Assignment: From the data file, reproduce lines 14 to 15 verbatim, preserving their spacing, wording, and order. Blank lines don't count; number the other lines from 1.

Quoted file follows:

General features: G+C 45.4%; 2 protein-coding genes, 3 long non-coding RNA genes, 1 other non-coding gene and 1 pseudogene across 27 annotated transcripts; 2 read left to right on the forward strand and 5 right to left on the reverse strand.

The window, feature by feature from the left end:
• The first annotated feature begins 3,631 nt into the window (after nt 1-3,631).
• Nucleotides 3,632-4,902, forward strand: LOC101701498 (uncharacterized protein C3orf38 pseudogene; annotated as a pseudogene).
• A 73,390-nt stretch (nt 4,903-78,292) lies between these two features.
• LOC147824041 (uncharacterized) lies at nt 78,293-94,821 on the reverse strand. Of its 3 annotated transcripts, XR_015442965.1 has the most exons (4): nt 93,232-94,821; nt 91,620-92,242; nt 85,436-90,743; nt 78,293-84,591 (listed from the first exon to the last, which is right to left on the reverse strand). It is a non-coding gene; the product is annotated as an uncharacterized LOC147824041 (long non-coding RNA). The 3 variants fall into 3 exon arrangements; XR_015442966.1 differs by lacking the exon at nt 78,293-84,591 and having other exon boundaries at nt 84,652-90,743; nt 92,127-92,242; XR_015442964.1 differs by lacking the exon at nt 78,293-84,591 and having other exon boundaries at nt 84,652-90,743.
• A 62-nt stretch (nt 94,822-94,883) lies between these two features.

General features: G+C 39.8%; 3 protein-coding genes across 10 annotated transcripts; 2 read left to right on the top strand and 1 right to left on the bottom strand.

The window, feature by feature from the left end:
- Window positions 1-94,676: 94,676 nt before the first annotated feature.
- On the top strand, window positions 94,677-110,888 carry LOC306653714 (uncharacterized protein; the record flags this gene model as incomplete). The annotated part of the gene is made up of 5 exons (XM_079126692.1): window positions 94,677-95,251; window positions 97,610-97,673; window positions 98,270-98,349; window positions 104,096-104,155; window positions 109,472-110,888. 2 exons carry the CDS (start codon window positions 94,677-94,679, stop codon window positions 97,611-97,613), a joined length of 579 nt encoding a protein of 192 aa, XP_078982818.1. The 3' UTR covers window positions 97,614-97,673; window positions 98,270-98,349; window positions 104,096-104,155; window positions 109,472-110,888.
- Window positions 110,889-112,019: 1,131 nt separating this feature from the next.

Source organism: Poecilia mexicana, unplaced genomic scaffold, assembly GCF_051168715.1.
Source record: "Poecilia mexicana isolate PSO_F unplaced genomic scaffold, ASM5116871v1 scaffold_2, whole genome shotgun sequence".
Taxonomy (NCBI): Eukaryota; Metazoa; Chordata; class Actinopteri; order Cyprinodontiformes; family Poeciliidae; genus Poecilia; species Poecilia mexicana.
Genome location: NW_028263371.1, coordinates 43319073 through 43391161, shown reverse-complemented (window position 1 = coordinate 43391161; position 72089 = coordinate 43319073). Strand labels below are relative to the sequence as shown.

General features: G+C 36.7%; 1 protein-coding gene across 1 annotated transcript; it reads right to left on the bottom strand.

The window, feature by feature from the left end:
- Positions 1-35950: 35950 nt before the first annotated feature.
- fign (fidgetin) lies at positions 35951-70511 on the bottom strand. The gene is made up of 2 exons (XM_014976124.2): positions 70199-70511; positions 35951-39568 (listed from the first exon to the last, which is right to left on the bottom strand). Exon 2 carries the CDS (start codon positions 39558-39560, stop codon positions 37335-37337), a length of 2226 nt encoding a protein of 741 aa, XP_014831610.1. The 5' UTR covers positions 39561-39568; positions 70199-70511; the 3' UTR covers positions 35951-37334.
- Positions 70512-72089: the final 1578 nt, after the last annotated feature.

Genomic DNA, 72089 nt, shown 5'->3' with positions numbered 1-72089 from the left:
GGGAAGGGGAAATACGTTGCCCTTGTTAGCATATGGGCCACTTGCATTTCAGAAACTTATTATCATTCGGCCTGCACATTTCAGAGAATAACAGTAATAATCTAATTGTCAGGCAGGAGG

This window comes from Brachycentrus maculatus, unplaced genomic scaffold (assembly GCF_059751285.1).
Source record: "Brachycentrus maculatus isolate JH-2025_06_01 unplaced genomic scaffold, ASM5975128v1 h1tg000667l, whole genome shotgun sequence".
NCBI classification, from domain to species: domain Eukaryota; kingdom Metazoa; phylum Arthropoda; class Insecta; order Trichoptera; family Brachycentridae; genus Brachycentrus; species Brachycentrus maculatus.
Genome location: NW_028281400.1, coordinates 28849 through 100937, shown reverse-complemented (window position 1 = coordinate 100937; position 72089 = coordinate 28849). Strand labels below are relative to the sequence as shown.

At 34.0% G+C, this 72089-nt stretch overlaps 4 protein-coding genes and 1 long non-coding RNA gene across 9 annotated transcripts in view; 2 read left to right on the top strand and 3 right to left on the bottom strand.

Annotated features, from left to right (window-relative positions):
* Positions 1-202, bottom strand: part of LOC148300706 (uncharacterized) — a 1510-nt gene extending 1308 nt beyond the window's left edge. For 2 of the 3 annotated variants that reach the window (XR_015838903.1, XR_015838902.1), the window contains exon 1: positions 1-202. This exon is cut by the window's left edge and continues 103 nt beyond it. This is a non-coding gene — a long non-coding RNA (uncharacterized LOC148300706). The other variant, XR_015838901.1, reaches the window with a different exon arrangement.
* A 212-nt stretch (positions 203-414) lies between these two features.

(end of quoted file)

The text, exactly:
Source record: "Poecilia mexicana isolate PSO_F unplaced genomic scaffold, ASM5116871v1 scaffold_2, whole genome shotgun sequence".
Taxonomy (NCBI): Eukaryota; Metazoa; Chordata; class Actinopteri; order Cyprinodontiformes; family Poeciliidae; genus Poecilia; species Poecilia mexicana.